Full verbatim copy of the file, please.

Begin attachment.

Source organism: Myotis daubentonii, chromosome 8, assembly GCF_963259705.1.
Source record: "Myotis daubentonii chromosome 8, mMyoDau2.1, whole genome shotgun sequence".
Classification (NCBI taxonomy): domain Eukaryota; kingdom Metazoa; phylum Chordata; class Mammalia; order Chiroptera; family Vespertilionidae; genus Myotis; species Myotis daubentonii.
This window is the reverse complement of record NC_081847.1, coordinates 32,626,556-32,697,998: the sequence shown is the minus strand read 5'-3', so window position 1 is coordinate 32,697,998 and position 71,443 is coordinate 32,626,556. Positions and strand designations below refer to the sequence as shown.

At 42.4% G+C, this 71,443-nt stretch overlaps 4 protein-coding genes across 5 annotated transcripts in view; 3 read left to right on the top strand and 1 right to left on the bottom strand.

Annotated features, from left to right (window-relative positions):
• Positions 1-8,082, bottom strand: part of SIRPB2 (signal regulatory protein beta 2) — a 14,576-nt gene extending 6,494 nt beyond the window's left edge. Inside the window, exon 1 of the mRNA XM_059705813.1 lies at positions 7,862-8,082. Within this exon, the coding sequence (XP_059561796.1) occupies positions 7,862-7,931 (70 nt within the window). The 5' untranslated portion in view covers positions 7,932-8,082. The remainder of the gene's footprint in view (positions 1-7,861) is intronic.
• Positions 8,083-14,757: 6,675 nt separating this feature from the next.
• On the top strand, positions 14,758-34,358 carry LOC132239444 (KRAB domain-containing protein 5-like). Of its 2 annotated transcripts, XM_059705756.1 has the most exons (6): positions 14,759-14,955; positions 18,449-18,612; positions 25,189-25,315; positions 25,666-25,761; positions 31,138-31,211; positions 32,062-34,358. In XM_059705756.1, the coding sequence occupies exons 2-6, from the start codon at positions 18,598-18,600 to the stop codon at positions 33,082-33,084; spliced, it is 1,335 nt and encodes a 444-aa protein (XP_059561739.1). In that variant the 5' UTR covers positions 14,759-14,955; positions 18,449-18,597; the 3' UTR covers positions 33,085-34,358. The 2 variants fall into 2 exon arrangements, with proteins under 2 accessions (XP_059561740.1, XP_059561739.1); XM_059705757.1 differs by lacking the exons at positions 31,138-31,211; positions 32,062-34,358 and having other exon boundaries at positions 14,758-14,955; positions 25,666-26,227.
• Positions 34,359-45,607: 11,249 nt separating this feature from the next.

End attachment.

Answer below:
Source organism: Myotis daubentonii, chromosome 8, assembly GCF_963259705.1.
Source record: "Myotis daubentonii chromosome 8, mMyoDau2.1, whole genome shotgun sequence".
Classification (NCBI taxonomy): domain Eukaryota; kingdom Metazoa; phylum Chordata; class Mammalia; order Chiroptera; family Vespertilionidae; genus Myotis; species Myotis daubentonii.
This window is the reverse complement of record NC_081847.1, coordinates 32,626,556-32,697,998: the sequence shown is the minus strand read 5'-3', so window position 1 is coordinate 32,697,998 and position 71,443 is coordinate 32,626,556. Positions and strand designations below refer to the sequence as shown.

At 42.4% G+C, this 71,443-nt stretch overlaps 4 protein-coding genes across 5 annotated transcripts in view; 3 read left to right on the top strand and 1 right to left on the bottom strand.

Annotated features, from left to right (window-relative positions):
• Positions 1-8,082, bottom strand: part of SIRPB2 (signal regulatory protein beta 2) — a 14,576-nt gene extending 6,494 nt beyond the window's left edge. Inside the window, exon 1 of the mRNA XM_059705813.1 lies at positions 7,862-8,082. Within this exon, the coding sequence (XP_059561796.1) occupies positions 7,862-7,931 (70 nt within the window). The 5' untranslated portion in view covers positions 7,932-8,082. The remainder of the gene's footprint in view (positions 1-7,861) is intronic.
• Positions 8,083-14,757: 6,675 nt separating this feature from the next.
• On the top strand, positions 14,758-34,358 carry LOC132239444 (KRAB domain-containing protein 5-like). Of its 2 annotated transcripts, XM_059705756.1 has the most exons (6): positions 14,759-14,955; positions 18,449-18,612; positions 25,189-25,315; positions 25,666-25,761; positions 31,138-31,211; positions 32,062-34,358. In XM_059705756.1, the coding sequence occupies exons 2-6, from the start codon at positions 18,598-18,600 to the stop codon at positions 33,082-33,084; spliced, it is 1,335 nt and encodes a 444-aa protein (XP_059561739.1). In that variant the 5' UTR covers positions 14,759-14,955; positions 18,449-18,597; the 3' UTR covers positions 33,085-34,358. The 2 variants fall into 2 exon arrangements, with proteins under 2 accessions (XP_059561740.1, XP_059561739.1); XM_059705757.1 differs by lacking the exons at positions 31,138-31,211; positions 32,062-34,358 and having other exon boundaries at positions 14,758-14,955; positions 25,666-26,227.
• Positions 34,359-45,607: 11,249 nt separating this feature from the next.